Via Egnatia

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This article is about an ancient road. For the modern road by the same name, see Egnatia Odos (modern road).
Route of the Via Egnatia.
Ancient Via Egnatia near Kavala (Neapolis)

The Via Egnatia (Greek: Ἐγνατία Ὁδός) was a road constructed by the Romans in the 2nd century BC. It crossed the Roman provinces of Illyricum, Macedonia, and Thrace, running through territory that is now part of modern Albania, the Republic of Macedonia, Greece, and European Turkey.

Starting at Dyrrachium (now Durrës) on the Adriatic Sea, the road followed a difficult route along the river Genusus (Shkumbin), over the Candaviae (Jablanica) mountains and thence to the highlands around Lake Ohrid. It then turned south, following several high mountain passes to reach the northern coastline of the Aegean Sea at Thessalonica. From there it ran through Thrace to the city of Byzantium (later Constantinople, now Istanbul).[1] It covered a total distance of about 1,120 km (696 miles / 746 Roman miles). Like other major Roman roads, it was about six metres (19.6 ft) wide, paved with large polygonal stone slabs or covered with a hard layer of sand.[2]

Construction[edit]

The main literary sources for the construction of the road are Strabo's Geographica and a number of milestones found along the route's length, marking the road for a length of 860 kilometres as far as the border between Macedonia and Thrace at the river Hebrus (Maritsa). Bilingual inscriptions on the milestones record that Gnaeus Egnatius, proconsul of Macedonia, ordered its construction, though the exact date is uncertain; the road presumably took its name from its builder.[3] It may have succeeded an earlier military road from Illyria to Byzantium, as described by Polybius and Cicero, which the Romans apparently built over and/or improved.[4]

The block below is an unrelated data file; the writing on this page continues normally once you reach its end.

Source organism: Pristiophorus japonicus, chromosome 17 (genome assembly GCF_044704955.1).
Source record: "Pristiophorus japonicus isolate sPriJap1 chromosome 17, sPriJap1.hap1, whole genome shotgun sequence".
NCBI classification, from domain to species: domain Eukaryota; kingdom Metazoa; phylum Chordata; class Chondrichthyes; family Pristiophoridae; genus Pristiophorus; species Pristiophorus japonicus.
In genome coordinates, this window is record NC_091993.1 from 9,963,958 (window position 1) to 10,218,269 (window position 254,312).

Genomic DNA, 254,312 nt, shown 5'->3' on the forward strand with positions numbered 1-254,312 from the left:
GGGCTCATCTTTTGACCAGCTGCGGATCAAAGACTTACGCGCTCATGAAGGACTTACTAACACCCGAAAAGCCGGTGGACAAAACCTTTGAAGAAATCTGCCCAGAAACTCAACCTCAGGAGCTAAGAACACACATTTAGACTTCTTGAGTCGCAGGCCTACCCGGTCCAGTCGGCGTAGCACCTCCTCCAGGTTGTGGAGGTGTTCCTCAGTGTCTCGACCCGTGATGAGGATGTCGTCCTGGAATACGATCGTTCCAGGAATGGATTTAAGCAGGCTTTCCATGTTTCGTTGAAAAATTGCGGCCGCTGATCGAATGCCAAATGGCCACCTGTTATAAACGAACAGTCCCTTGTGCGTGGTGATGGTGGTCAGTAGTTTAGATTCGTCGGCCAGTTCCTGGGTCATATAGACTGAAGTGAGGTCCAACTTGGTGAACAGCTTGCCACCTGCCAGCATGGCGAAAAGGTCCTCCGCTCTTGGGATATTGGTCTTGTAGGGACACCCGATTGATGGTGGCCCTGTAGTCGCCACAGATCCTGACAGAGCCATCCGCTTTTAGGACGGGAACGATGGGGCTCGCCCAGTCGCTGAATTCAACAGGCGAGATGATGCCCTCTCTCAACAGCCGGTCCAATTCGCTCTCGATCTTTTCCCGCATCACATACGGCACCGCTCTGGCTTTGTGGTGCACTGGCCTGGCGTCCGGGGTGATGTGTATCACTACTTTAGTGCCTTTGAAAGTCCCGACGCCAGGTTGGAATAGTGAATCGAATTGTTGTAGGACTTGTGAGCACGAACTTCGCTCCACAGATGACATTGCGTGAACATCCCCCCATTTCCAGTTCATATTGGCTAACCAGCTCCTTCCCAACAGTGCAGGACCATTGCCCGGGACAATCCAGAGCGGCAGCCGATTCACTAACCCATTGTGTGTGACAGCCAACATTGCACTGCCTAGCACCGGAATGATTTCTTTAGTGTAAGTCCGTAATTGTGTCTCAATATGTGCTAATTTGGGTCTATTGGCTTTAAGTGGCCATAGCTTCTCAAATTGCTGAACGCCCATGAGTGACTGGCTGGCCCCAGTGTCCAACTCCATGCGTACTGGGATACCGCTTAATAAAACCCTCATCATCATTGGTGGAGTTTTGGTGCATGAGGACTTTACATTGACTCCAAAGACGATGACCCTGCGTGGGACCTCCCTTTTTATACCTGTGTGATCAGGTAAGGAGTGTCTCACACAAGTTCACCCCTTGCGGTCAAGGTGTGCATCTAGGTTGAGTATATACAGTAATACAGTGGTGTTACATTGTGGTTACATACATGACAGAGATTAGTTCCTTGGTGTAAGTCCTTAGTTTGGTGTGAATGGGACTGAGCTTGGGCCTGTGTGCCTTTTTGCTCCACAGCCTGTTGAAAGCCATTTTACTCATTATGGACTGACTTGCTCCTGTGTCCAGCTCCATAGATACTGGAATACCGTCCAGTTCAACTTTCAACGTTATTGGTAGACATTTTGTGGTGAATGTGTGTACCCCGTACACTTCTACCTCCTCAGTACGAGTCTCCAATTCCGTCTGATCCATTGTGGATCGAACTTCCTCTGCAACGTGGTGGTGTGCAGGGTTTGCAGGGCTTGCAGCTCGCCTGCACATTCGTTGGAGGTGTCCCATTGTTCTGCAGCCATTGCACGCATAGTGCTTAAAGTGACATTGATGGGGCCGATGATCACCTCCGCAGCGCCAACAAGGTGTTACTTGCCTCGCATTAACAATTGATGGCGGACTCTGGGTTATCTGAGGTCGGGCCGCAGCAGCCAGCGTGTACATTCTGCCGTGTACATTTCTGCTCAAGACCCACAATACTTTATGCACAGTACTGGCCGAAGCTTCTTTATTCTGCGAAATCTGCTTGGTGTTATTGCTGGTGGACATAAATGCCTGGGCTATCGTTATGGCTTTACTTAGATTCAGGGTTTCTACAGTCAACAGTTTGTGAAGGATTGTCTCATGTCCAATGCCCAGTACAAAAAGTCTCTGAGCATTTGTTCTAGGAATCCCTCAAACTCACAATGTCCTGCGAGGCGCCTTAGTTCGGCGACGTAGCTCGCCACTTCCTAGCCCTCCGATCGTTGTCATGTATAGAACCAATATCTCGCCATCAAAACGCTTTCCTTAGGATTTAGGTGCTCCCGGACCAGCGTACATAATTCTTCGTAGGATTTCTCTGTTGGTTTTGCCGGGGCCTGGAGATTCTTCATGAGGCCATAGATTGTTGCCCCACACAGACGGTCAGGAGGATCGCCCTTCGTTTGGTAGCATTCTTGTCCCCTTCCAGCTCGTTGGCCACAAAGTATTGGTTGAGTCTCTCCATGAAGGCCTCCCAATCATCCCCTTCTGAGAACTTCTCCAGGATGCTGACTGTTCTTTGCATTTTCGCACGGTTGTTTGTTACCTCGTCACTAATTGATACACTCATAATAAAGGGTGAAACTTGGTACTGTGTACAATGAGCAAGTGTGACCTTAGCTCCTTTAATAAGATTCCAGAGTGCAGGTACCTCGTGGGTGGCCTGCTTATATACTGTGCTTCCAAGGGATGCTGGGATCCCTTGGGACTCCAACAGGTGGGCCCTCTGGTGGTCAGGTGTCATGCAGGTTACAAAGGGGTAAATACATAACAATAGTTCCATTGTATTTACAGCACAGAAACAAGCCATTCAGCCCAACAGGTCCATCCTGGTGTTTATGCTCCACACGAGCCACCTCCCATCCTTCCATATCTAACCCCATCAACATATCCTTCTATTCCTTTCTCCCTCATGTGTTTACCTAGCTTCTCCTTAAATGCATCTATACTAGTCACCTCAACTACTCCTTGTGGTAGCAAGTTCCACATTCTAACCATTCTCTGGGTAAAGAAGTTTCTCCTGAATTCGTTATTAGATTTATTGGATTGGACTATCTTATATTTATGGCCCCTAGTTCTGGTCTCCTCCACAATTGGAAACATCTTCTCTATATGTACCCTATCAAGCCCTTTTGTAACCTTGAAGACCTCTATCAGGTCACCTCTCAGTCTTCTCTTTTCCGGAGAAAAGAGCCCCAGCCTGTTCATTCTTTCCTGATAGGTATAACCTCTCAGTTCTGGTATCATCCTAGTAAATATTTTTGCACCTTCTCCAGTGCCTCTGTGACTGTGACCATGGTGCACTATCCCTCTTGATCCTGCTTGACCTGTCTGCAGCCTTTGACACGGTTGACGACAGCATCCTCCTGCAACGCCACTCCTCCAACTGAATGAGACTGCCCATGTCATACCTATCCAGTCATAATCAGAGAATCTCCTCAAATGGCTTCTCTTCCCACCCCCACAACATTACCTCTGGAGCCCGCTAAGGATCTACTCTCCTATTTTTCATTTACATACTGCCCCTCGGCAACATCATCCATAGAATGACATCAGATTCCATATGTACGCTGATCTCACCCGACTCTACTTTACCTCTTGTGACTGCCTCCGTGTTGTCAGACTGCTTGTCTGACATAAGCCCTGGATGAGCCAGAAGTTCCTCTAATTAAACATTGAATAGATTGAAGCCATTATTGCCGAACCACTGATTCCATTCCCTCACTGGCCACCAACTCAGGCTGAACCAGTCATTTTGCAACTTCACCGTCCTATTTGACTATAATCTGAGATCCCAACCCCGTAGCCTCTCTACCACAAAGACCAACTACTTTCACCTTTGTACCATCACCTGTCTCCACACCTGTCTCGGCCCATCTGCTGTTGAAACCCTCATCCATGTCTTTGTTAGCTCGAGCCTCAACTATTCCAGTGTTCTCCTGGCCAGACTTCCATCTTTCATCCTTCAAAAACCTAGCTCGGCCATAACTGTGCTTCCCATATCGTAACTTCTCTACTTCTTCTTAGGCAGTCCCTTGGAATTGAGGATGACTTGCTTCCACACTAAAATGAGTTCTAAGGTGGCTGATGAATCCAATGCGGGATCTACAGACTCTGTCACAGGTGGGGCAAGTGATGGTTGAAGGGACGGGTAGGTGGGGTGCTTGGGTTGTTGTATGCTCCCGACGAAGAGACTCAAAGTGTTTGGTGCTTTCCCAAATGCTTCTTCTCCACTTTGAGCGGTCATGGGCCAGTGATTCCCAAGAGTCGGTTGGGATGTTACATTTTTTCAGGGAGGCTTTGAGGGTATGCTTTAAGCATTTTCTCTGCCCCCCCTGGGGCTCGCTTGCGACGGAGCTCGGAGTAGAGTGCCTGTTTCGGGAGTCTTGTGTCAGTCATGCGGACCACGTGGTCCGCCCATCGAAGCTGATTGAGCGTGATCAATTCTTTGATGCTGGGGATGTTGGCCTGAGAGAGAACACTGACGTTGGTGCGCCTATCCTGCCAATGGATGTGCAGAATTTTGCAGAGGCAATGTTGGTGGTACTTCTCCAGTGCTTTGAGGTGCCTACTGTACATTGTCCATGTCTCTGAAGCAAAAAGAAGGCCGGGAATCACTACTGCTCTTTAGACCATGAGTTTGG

The Via Egnatia was constructed in order to link a chain of Roman colonies stretching from the Adriatic Sea to the Bosphorus. The termini of the Via Egnatia and the Via Appia, leading from Rome itself, were almost directly opposite each other on the east and west shores of the Adriatic Sea. The route, thus gave the colonies of the southern Balkans a direct connection to Rome. It was also a vital link to Roman territories further to the east; until a more northerly route across Illyria was opened under Augustus it was Rome's main link with her empire in the eastern Mediterranean. It was repaired and expanded several times but experienced lengthy periods of neglect due to Rome's civil wars.

The road was used by the Apostle Paul on his second missionary journey as he traveled from Philippi to Thessalonica (Acts 16-17). It also played a vital role in several key moments in Roman history: the armies of Julius Caesar and Pompey marched along the Via Egnatia during Caesar's civil war, and during the Liberators' civil war Mark Antony and Octavian pursued Cassius and Brutus along the Via Appia to their fateful meeting at the Battle of Philippi. Surviving milestones record that the emperor Trajan undertook extensive repairs of the road prior to his campaign of 113 against the Parthians. However, by the 5th century AD the road had largely fallen into disuse as a result of violent instability in the region.[3] A 5th-century historian noted that the western sections of the Via Egnatia were in such a poor state that travellers could barely pass along it.[5]